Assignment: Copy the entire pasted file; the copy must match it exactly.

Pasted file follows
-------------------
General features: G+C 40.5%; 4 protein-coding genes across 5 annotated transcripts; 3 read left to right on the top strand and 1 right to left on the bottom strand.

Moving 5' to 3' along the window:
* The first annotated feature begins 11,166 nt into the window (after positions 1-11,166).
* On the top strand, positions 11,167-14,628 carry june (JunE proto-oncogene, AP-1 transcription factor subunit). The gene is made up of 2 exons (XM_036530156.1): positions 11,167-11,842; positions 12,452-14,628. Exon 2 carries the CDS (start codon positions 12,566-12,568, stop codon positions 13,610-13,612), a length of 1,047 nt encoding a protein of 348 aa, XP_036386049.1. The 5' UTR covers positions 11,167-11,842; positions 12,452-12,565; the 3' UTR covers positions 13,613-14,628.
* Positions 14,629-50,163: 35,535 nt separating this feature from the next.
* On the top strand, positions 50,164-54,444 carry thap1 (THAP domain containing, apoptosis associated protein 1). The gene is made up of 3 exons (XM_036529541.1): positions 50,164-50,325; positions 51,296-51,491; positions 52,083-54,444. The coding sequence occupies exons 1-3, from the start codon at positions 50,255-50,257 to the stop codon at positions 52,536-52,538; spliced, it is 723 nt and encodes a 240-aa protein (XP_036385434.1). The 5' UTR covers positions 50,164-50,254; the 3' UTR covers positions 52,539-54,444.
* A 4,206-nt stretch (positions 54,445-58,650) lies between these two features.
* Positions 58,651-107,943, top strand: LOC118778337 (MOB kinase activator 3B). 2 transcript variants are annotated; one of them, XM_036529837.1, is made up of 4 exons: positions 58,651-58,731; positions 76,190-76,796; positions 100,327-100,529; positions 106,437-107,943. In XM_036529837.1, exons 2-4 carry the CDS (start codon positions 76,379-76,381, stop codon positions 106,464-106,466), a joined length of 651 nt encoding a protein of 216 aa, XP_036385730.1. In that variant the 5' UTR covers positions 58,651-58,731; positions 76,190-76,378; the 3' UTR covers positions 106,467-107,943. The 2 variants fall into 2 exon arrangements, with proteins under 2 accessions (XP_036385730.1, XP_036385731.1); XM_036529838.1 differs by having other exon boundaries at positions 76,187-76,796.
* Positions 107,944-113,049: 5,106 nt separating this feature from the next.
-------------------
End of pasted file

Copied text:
General features: G+C 40.5%; 4 protein-coding genes across 5 annotated transcripts; 3 read left to right on the top strand and 1 right to left on the bottom strand.

Moving 5' to 3' along the window:
* The first annotated feature begins 11,166 nt into the window (after positions 1-11,166).
* On the top strand, positions 11,167-14,628 carry june (JunE proto-oncogene, AP-1 transcription factor subunit). The gene is made up of 2 exons (XM_036530156.1): positions 11,167-11,842; positions 12,452-14,628. Exon 2 carries the CDS (start codon positions 12,566-12,568, stop codon positions 13,610-13,612), a length of 1,047 nt encoding a protein of 348 aa, XP_036386049.1. The 5' UTR covers positions 11,167-11,842; positions 12,452-12,565; the 3' UTR covers positions 13,613-14,628.
* Positions 14,629-50,163: 35,535 nt separating this feature from the next.
* On the top strand, positions 50,164-54,444 carry thap1 (THAP domain containing, apoptosis associated protein 1). The gene is made up of 3 exons (XM_036529541.1): positions 50,164-50,325; positions 51,296-51,491; positions 52,083-54,444. The coding sequence occupies exons 1-3, from the start codon at positions 50,255-50,257 to the stop codon at positions 52,536-52,538; spliced, it is 723 nt and encodes a 240-aa protein (XP_036385434.1). The 5' UTR covers positions 50,164-50,254; the 3' UTR covers positions 52,539-54,444.
* A 4,206-nt stretch (positions 54,445-58,650) lies between these two features.
* Positions 58,651-107,943, top strand: LOC118778337 (MOB kinase activator 3B). 2 transcript variants are annotated; one of them, XM_036529837.1, is made up of 4 exons: positions 58,651-58,731; positions 76,190-76,796; positions 100,327-100,529; positions 106,437-107,943. In XM_036529837.1, exons 2-4 carry the CDS (start codon positions 76,379-76,381, stop codon positions 106,464-106,466), a joined length of 651 nt encoding a protein of 216 aa, XP_036385730.1. In that variant the 5' UTR covers positions 58,651-58,731; positions 76,190-76,378; the 3' UTR covers positions 106,467-107,943. The 2 variants fall into 2 exon arrangements, with proteins under 2 accessions (XP_036385730.1, XP_036385731.1); XM_036529838.1 differs by having other exon boundaries at positions 76,187-76,796.
* Positions 107,944-113,049: 5,106 nt separating this feature from the next.